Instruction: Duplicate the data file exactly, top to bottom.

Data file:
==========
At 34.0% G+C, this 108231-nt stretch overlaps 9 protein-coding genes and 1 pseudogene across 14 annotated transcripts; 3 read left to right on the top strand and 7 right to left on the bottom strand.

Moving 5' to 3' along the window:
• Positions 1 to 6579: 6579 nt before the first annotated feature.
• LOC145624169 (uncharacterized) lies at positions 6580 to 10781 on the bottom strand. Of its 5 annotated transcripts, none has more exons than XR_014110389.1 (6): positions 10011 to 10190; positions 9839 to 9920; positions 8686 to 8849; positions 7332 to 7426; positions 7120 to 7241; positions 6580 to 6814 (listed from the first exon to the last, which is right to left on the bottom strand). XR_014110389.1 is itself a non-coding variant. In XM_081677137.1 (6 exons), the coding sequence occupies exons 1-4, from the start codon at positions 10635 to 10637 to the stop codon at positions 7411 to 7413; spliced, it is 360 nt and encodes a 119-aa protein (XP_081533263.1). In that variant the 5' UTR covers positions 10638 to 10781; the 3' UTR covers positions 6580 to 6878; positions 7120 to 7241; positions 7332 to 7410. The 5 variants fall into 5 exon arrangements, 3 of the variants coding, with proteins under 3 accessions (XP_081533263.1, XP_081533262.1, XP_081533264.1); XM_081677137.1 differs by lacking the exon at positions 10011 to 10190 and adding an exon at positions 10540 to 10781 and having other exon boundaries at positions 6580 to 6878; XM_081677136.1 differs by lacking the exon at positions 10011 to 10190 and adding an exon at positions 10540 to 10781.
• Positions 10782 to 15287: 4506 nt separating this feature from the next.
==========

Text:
At 34.0% G+C, this 108231-nt stretch overlaps 9 protein-coding genes and 1 pseudogene across 14 annotated transcripts; 3 read left to right on the top strand and 7 right to left on the bottom strand.

Moving 5' to 3' along the window:
• Positions 1 to 6579: 6579 nt before the first annotated feature.
• LOC145624169 (uncharacterized) lies at positions 6580 to 10781 on the bottom strand. Of its 5 annotated transcripts, none has more exons than XR_014110389.1 (6): positions 10011 to 10190; positions 9839 to 9920; positions 8686 to 8849; positions 7332 to 7426; positions 7120 to 7241; positions 6580 to 6814 (listed from the first exon to the last, which is right to left on the bottom strand). XR_014110389.1 is itself a non-coding variant. In XM_081677137.1 (6 exons), the coding sequence occupies exons 1-4, from the start codon at positions 10635 to 10637 to the stop codon at positions 7411 to 7413; spliced, it is 360 nt and encodes a 119-aa protein (XP_081533263.1). In that variant the 5' UTR covers positions 10638 to 10781; the 3' UTR covers positions 6580 to 6878; positions 7120 to 7241; positions 7332 to 7410. The 5 variants fall into 5 exon arrangements, 3 of the variants coding, with proteins under 3 accessions (XP_081533263.1, XP_081533262.1, XP_081533264.1); XM_081677137.1 differs by lacking the exon at positions 10011 to 10190 and adding an exon at positions 10540 to 10781 and having other exon boundaries at positions 6580 to 6878; XM_081677136.1 differs by lacking the exon at positions 10011 to 10190 and adding an exon at positions 10540 to 10781.
• Positions 10782 to 15287: 4506 nt separating this feature from the next.